The world is huge

Don't miss any of it

Travel news, itineraries, and inspiration delivered straight to your inbox.

By proceeding, you agree to our Privacy Policy and Terms of Use.


Reader Tips for Long Layovers

SmarterTravel readers know a thing or two about making the most of long airport layovers. Back in November, I posted some suggestions of ways to prepare for those lengthy airport delays between flights, and asked you for your best layover tips.

Readers responded with great ideas ranging from the best places to catch some airport Zzzs to tips for exploring a new city during the delay.

Get Some Sleep

An airport nap may be just the thing if you’ve just gotten off a long flight.

After flying from Bangkok to Detroit, CrystalW checked “into the airport Marriott to have a much-needed six-hour sleep for a day rate of $50.” And Lulley 766 shares this secret: “If the layover is very long I go in search of the airport chapel. As a rule, there’s never anyone there. You can stretch out in more comfortable chairs, nap, or read a book in peace and quiet.”

Get Out of the Airport

Really long layovers can offer the chance to leave the airport and explore the surrounding city. Just remember to budget enough time to get back through security before your flight.

Faced with a 12-hour layover in Bogota, Colombia, reader panam decided to take the chance to see the city. “We hired a car and driver to pick us up at the airport and see the city. It was absolutely great. If we know were going to be stuck somewhere we ask to be stuck there longer in order to actually do something.”

If you find yourself with a long layover at Narita International Airport in Japan, reader nnsinc suggests, “exit the airport, obtaining a free day visa, take either of the two trains heading to Tokyo and get off at the first stop, Naritasan. Walk down the hill and enjoy the large temple complex, which I think has about 400 temples in it. Many are active and you can join the ongoing ceremony by removing your shoes and entering. Enjoy fresh air and a little look at Japanese culture!”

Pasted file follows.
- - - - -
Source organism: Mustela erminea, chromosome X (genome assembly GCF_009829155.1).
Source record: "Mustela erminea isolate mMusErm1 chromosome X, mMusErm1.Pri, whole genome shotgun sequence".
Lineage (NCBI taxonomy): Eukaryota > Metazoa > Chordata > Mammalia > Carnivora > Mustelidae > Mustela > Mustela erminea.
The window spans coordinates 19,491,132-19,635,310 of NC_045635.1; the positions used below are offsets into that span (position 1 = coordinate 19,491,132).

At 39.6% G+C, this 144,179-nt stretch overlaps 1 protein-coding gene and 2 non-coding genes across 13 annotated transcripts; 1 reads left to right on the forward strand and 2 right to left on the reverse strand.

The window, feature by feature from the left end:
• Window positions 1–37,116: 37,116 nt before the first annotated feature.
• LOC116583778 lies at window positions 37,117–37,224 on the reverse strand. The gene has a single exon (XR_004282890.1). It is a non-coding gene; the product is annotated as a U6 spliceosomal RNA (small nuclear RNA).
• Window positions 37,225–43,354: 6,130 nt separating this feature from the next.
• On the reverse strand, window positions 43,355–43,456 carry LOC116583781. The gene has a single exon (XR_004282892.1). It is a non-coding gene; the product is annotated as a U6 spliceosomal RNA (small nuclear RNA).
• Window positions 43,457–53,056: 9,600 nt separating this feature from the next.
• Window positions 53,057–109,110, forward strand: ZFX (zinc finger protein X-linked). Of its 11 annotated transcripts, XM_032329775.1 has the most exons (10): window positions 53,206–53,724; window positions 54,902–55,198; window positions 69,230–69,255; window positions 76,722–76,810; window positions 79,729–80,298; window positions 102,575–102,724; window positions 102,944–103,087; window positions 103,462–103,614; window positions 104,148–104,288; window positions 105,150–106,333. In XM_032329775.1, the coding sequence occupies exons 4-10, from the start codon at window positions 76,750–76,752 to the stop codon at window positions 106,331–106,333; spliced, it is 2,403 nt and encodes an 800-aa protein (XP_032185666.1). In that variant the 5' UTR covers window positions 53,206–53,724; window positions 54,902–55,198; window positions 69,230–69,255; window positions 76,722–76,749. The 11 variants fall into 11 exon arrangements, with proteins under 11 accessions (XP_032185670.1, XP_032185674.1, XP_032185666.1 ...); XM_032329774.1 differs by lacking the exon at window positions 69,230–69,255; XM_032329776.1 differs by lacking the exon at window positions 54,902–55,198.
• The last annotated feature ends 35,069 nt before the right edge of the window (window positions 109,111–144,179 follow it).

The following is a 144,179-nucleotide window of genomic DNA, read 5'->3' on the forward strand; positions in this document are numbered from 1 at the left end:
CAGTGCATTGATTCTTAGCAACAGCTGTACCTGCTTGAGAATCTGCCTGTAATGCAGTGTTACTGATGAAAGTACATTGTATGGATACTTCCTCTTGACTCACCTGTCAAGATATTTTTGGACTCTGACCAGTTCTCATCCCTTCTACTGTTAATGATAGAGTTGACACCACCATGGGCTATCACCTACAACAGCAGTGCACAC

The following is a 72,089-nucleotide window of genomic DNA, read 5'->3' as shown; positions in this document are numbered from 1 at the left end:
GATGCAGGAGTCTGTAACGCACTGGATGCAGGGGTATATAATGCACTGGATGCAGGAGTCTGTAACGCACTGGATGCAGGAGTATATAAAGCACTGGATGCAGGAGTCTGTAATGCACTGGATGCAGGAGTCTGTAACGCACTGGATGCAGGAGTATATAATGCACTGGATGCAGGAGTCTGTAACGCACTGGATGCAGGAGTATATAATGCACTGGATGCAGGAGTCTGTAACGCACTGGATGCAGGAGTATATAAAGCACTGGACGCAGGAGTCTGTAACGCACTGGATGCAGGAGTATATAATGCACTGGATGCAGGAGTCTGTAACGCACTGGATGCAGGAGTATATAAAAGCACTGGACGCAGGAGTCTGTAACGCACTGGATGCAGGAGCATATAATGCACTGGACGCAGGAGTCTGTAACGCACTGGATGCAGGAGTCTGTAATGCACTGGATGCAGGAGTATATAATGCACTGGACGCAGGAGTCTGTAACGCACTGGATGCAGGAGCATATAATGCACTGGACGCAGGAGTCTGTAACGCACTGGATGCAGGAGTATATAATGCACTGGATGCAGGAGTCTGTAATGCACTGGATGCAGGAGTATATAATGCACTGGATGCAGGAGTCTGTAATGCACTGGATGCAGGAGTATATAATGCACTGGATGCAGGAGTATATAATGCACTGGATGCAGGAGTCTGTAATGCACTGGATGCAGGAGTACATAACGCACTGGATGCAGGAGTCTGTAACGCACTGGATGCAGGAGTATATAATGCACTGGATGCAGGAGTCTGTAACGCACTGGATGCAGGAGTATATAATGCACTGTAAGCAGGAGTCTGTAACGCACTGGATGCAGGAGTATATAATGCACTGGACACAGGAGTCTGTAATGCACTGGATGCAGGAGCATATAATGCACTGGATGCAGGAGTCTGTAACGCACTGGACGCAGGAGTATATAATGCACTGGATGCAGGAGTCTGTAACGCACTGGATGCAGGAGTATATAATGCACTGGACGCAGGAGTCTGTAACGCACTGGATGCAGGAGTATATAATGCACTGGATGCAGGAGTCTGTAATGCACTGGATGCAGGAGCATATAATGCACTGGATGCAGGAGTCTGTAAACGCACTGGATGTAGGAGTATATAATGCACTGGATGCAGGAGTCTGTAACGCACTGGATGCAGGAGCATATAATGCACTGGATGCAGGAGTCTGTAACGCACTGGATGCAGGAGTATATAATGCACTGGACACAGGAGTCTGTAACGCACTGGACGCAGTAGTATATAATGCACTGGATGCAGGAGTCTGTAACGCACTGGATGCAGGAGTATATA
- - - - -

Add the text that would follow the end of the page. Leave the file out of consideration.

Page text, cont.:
Closer to home, Hellgramite suggests turning a three-plus hour layover in Atlanta into a chance to eat and shop: “Catch a taxi to the Farmers Market. It is really fun to stroll through it and there is a good restaurant there also. You will wish you had more luggage space.”

Get Comfy, or Get Organized

Readers have plenty of ways to get comfortable and pass the time while waiting out a long layover.

Hitting the airline lounge is the preferred layover coping technique of LenfromMac, who says, “My Alaska Board Room card has been a great investment for years. I fly twice a month, with an average of two hours each spent waiting on a plane. When weather delays me further, I say bring it on.” Even if you don’t have membership into a particular airline’s lounge, you can often buy a day pass. Sccmstl says that about $25 will get you “a more comfortable place to wait, clean toilets and even showers, free soft drinks, beer and spirits at reasonable prices, free (usually) internet access, and better information about delays and departure times.”

Make the time pass faster by staying busy. That’s what travlinbyflex does by packing the game Bananagrams as a carry-on: “It is a small game that is easy to pack and provides lots of fun while you wait. All you need to do is find a table to play it on.” Reader MissD uses layover downtime to get organized, suggesting, “How about using that time to update your palm pilot and cell phone address book? Get rid of contacts you don’t call and reorganize!”

And when faced with a layover, reader bdeviller logs onto the site, using it to find out what sort of amenities the airport offers and checking “for other LayoverLink members who will be at the airport at the same time. Find friends as well as folks who work for the same employer, attended the same college, etc.”

How do spend long airport layovers? Submit your comments below!

We hand-pick everything we recommend and select items through testing and reviews. Some products are sent to us free of charge with no incentive to offer a favorable review. We offer our unbiased opinions and do not accept compensation to review products. All items are in stock and prices are accurate at the time of publication. If you buy something through our links, we may earn a commission.

Top Fares From